After much debate and discussion on Monday in the Senate caucus, Senator Dave Argall later on the Senate floor offered an amendment to House Bill 683 that contained language that was similar to the language in Senate Bill 76.
The amendment was voted on by the full Senate – the vote was 24 – yes votes ( 18 Republicans – 6 Democrats ) and 24 – no votes ( 12 Republicans – 12 Democrats) – Lt. Governor Stack cast the tie breaking vote of no – so the amendment failed.
While the no vote might be viewed as a defeat – I see progress – # 1 – the issue of school tax elimination made its way to the Senate floor for a vote – I personally, along with other Republican Senators, had many unanswered questions but I voted yes to get the ball on the field – I give our Senate Majority Leader Jake Corman credit for allowing the amendment to the Senate floor for a vote – # 2 – I am reaching out to many of the Republican Senators who voted no to ask what their concerns and reasons for voting no were.
The reasons for the no votes by some of my Republican colleagues are understandable and deserve a chance to be addressed.
Some of the reasons I heard from my colleagues who voted no on the bill were as follows:
– No cost containment is taking place in the schools – increasing wages and benefits, not tied to CPI Index
– Cannot support raising the sales tax to 7% when their Senate district borders Delaware where there is zero sales tax
– Issues with how the funds controlled by the state would flow to their school districts
Another large issue is the current “Hold Harmless” agreements– this means no school district would receive less funding next year than they received the previous year – some school districts are receiving $8-10,000 per student and some districts receive $20-25,000 per student – we need to completely rework the funding formula.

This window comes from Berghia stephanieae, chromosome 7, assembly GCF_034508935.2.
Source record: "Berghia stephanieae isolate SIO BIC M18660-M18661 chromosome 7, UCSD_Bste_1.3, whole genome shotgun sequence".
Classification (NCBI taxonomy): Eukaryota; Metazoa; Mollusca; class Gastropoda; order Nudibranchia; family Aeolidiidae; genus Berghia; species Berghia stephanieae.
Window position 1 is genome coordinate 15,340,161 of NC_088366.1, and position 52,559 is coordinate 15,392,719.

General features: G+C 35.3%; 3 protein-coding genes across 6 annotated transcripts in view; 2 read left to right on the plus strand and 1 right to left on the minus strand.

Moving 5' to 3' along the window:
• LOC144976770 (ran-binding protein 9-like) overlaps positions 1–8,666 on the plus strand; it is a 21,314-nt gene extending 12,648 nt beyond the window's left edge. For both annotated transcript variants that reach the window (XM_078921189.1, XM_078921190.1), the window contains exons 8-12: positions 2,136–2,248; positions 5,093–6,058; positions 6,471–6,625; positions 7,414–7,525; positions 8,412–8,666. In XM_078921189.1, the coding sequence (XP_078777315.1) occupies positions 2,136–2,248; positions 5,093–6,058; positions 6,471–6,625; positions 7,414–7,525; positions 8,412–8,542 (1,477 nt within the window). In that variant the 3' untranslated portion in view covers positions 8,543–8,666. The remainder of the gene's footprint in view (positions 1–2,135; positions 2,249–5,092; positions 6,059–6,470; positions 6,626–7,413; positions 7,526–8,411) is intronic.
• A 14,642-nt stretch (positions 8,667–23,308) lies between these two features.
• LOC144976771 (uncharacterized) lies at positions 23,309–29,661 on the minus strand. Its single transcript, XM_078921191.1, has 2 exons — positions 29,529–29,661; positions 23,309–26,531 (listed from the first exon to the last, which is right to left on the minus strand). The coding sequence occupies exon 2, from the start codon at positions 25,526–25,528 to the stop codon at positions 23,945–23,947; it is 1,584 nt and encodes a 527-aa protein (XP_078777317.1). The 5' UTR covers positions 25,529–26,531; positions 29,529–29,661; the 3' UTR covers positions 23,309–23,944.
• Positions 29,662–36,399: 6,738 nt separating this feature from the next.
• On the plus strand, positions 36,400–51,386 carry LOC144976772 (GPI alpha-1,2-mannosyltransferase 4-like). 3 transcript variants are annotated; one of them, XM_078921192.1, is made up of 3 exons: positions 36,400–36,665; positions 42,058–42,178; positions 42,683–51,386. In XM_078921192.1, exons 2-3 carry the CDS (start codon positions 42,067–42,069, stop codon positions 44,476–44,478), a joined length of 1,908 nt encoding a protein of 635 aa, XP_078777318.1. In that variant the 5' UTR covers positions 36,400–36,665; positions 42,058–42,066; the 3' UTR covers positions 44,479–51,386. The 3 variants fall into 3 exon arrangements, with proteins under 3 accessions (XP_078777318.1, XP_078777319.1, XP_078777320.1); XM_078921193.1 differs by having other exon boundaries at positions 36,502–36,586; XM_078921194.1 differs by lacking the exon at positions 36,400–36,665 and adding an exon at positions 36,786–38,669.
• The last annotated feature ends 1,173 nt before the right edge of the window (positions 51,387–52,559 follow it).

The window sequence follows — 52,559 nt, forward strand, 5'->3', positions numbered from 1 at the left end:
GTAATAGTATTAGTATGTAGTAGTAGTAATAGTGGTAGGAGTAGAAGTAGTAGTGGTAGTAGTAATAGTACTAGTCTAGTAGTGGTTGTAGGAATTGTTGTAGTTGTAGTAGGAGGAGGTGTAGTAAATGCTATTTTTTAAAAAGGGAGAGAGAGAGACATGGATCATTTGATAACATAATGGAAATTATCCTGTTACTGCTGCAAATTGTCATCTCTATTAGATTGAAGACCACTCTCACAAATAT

I am fully aware of the school property tax burden on many working families – I am also a private sector business owner.
When I received the tax rates proposed in the amendment on Monday I did a back of the napkin calculation of what the increased personal income tax and sales tax would cost my company and me – the result would be a minimum of $200,000 per year (personal income tax and sales tax) – I am watchful of how the new taxes that are intended to eliminate school taxes on real estate would also impact businesses.
My calculation for the increased taxes my company and I would pay are the gross taxes that would apply – we would see eliminated school taxes of approximately $60,000 on our various properties, which I would deduct from the additional taxes, but at the end of the day the increased tax impact would be in the $140,000 per year range – I am also aware that any additional sales tax that my business would pay would be deducted as a business expense and would reduce our federal tax liability.
For readers who understand different tax categories, my company is a Sub-S Corporation so pass through income would be taxed at the higher rate.
I can assure you of this point – the “Property Tax Ball” is out on the field and is not going away – until it gets resolved.
This past April I circulated a memo proposing a piece of legislation called the “Taxpayer Fairness in Compensation Act” asking for co-sponsors.